Image by Kevin Banatte: https://www.instagram.com/p/
BY KATIE WINTEN AND ISABELLE HORE-THORBURN OF WOMEN IN THE ARTS
It’s been a big start to the year for political upheaval, activism and feminism. It feels like we’re in a singular and potentially very important period where many of us are confronting some of our assumptions about our own political identities and the efficacy of protest. While on one hand we have Trump fatigue, on the other we can never be doing enough. It seems like every podcast we listen to, every article we read and every social media update we see is about Trump (which is not to say that people shouldn’t be talking about it). The question is – where do we go from here?
The Women’s March on Washington on January 21st following Trump’s inauguration was one of the largest demonstrations in US history, with Australian marches taking place in solidarity in Sydney, Melbourne and Canberra. Australians have also just had the Invasion Day March on January 26th, which grew from a few hundred participants in Sydney last year to a few thousand this year. Something we’ve been wondering is whether that growth reflects a broader movement of increasing political engagement, as well as a growing capacity to empathise with intersections of oppressions outside of your own experience.
While these demonstrations invoke an important sense of community and awareness, we’ve also been wondering who doesn’t go to the protests and whose voices are erased from these movements. Feminism has a long history of recreating oppressive patriarchal structures. While The Women’s March had an inclusive and quite coherent message, it was still dominated by pink pussy hats and subsequently treated with caution and apprehension by many. Many museums and libraries in the U.S. collected the Women’s March protest signs and ephemera to archive, but signs and posters only tell one side of the story. The act of remembering is incredibly complicated and political, and we’ve been thinking about ways that we can create an archive that resists the historical space of an archive as colonial and authoritarian.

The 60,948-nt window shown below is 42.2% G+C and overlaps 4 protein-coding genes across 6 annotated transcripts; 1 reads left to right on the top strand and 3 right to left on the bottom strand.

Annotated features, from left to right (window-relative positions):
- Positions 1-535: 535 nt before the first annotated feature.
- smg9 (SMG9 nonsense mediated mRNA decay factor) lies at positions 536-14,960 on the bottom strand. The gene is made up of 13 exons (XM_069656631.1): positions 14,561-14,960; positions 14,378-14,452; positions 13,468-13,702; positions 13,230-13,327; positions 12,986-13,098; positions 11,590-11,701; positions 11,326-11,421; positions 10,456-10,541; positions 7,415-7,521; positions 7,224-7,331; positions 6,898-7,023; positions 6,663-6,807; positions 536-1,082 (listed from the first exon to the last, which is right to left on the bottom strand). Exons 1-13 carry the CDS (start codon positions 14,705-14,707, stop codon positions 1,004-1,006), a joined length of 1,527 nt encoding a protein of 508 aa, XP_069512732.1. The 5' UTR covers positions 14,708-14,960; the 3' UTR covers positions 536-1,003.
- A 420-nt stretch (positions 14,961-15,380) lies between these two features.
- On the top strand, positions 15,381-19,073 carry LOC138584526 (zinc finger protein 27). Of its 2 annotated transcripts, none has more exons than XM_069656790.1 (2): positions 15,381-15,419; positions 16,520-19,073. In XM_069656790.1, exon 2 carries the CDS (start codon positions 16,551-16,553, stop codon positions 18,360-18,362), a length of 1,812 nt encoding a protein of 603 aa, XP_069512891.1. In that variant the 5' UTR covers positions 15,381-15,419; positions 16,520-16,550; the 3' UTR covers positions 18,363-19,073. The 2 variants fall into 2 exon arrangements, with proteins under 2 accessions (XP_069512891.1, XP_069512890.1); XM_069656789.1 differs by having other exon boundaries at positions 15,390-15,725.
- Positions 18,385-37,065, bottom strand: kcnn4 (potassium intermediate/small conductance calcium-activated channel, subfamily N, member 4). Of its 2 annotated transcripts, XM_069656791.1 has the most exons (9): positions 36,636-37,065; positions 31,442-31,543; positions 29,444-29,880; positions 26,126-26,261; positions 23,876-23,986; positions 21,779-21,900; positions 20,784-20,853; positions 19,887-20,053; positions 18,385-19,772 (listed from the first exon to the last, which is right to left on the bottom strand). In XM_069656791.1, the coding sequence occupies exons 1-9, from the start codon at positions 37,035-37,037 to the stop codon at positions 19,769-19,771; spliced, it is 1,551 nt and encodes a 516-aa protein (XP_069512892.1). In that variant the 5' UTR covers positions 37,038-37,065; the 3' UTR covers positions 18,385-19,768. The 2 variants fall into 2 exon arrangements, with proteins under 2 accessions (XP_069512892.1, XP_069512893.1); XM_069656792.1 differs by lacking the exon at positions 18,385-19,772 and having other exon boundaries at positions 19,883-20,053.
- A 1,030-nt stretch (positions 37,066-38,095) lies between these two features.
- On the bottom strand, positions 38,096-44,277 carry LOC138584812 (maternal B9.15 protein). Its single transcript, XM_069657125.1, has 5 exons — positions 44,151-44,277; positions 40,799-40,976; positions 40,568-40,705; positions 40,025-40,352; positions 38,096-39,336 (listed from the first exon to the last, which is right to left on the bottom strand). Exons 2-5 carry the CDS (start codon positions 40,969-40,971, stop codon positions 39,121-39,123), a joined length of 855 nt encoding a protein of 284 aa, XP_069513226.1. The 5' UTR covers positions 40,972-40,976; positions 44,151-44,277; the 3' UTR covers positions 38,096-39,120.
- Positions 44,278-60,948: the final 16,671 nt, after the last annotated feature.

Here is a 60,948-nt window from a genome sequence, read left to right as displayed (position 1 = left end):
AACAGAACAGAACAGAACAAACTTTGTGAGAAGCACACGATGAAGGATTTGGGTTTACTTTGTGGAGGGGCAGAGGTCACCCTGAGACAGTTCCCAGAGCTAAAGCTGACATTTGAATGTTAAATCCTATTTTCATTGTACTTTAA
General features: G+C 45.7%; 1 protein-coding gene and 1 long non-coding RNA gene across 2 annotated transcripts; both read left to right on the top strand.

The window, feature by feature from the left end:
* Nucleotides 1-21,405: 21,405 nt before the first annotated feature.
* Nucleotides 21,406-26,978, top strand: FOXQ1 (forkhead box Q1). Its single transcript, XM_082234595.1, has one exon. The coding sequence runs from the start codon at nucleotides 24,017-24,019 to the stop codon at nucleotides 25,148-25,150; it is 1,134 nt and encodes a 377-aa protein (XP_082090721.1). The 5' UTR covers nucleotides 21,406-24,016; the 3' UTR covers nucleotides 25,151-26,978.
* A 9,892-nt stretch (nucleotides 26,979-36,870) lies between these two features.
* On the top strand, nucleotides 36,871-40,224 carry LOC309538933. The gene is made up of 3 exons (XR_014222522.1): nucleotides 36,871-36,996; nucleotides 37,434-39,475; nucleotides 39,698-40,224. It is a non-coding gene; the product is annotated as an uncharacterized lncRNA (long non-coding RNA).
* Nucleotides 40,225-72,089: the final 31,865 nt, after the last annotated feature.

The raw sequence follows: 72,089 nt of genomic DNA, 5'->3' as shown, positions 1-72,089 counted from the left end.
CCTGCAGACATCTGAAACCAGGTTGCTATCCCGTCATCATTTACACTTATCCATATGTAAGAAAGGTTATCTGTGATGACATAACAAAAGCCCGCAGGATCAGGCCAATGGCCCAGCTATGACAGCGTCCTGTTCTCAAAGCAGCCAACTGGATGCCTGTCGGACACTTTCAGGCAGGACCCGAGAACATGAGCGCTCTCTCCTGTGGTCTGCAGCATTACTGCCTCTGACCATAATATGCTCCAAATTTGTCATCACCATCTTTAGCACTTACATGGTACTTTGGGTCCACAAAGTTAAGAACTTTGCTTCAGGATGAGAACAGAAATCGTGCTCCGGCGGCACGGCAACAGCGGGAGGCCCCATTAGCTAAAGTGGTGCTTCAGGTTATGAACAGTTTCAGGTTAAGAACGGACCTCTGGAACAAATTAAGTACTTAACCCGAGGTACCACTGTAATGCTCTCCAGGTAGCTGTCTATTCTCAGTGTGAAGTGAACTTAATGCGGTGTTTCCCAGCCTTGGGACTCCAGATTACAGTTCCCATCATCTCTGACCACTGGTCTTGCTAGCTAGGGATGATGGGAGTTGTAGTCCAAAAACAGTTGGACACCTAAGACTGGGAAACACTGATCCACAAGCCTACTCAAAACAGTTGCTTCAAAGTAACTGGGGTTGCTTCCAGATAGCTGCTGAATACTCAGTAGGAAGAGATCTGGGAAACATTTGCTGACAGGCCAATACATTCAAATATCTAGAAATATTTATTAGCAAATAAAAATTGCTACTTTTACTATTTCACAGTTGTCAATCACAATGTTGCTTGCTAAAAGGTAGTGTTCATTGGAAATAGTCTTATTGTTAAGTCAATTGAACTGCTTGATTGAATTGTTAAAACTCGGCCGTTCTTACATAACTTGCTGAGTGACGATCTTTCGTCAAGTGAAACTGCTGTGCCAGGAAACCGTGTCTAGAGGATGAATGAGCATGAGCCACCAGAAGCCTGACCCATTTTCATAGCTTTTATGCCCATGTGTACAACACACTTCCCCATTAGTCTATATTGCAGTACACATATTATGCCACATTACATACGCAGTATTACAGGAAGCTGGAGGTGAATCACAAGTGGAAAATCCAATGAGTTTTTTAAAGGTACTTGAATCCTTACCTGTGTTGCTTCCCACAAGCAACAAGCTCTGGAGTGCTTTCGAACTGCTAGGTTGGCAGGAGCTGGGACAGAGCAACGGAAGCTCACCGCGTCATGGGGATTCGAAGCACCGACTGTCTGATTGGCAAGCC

In an effort to hear from people who did and didn’t go to The Women’s March on Sydney, we held a meeting at Frontyard Projects in Marrickville, as an open invitation for anyone to talk to us about their experience. Given the different responses to the Women’s March and the fractures in feminism more generally, we thought it was interesting to look at the ways that people resisted and embraced the Women’s March, and what that reflected about feminism in our communities. The meeting looked at alternate and contemporary ways of remembering, including materials like poetry, text messages, facebook rants and oral histories, questioning what an archive that captures that breath of material would look like.
One of the recurring observations from the meeting was the importance of oral histories, including storytelling and poetry. There’s a multitude of ways that artists and writers have been engaging with activism in the wake of Trump. Here’s one of our favourite poems by Wendy Cope that’s gone viral (poetry is going viral now!);
He tells her that the earth is flat –
He knows the facts, and that is that.
In altercations fierce and long
She tries her best to prove him wrong
But he has learned to argue well
He calls her arguments unsound
And often asks her not to yell
She cannot win. He stands his ground.
The planet goes on being round.
If you’d like to contribute to the conversation surrounding the Women’s March on Sydney, please get in contact with us – email@example.com